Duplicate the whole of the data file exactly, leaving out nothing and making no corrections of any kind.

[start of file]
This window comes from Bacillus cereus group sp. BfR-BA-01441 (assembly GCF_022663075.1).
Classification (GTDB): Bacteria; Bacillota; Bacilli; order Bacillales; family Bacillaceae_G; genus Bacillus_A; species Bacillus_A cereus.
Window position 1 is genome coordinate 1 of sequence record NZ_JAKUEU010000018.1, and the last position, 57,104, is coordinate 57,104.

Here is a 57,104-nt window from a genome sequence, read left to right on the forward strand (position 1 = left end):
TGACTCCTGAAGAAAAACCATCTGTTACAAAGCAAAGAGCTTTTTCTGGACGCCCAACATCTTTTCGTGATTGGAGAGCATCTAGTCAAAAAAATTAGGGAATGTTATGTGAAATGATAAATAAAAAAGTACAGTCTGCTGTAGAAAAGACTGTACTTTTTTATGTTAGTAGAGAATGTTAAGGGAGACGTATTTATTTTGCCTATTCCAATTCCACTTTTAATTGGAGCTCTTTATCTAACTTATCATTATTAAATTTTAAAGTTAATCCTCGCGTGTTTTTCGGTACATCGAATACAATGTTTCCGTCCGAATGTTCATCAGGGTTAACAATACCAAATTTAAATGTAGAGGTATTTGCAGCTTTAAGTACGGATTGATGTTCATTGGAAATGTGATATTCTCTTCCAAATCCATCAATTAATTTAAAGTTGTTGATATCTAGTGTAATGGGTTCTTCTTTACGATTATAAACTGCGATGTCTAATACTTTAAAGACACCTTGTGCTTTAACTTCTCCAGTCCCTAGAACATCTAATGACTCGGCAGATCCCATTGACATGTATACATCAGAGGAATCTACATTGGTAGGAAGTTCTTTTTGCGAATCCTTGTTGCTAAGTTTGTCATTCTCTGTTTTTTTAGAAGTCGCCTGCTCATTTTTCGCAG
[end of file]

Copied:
This window comes from Bacillus cereus group sp. BfR-BA-01441 (assembly GCF_022663075.1).
Classification (GTDB): Bacteria; Bacillota; Bacilli; order Bacillales; family Bacillaceae_G; genus Bacillus_A; species Bacillus_A cereus.
Window position 1 is genome coordinate 1 of sequence record NZ_JAKUEU010000018.1, and the last position, 57,104, is coordinate 57,104.

Here is a 57,104-nt window from a genome sequence, read left to right on the forward strand (position 1 = left end):
TGACTCCTGAAGAAAAACCATCTGTTACAAAGCAAAGAGCTTTTTCTGGACGCCCAACATCTTTTCGTGATTGGAGAGCATCTAGTCAAAAAAATTAGGGAATGTTATGTGAAATGATAAATAAAAAAGTACAGTCTGCTGTAGAAAAGACTGTACTTTTTTATGTTAGTAGAGAATGTTAAGGGAGACGTATTTATTTTGCCTATTCCAATTCCACTTTTAATTGGAGCTCTTTATCTAACTTATCATTATTAAATTTTAAAGTTAATCCTCGCGTGTTTTTCGGTACATCGAATACAATGTTTCCGTCCGAATGTTCATCAGGGTTAACAATACCAAATTTAAATGTAGAGGTATTTGCAGCTTTAAGTACGGATTGATGTTCATTGGAAATGTGATATTCTCTTCCAAATCCATCAATTAATTTAAAGTTGTTGATATCTAGTGTAATGGGTTCTTCTTTACGATTATAAACTGCGATGTCTAATACTTTAAAGACACCTTGTGCTTTAACTTCTCCAGTCCCTAGAACATCTAATGACTCGGCAGATCCCATTGACATGTATACATCAGAGGAATCTACATTGGTAGGAAGTTCTTTTTGCGAATCCTTGTTGCTAAGTTTGTCATTCTCTGTTTTTTTAGAAGTCGCCTGCTCATTTTTCGCAG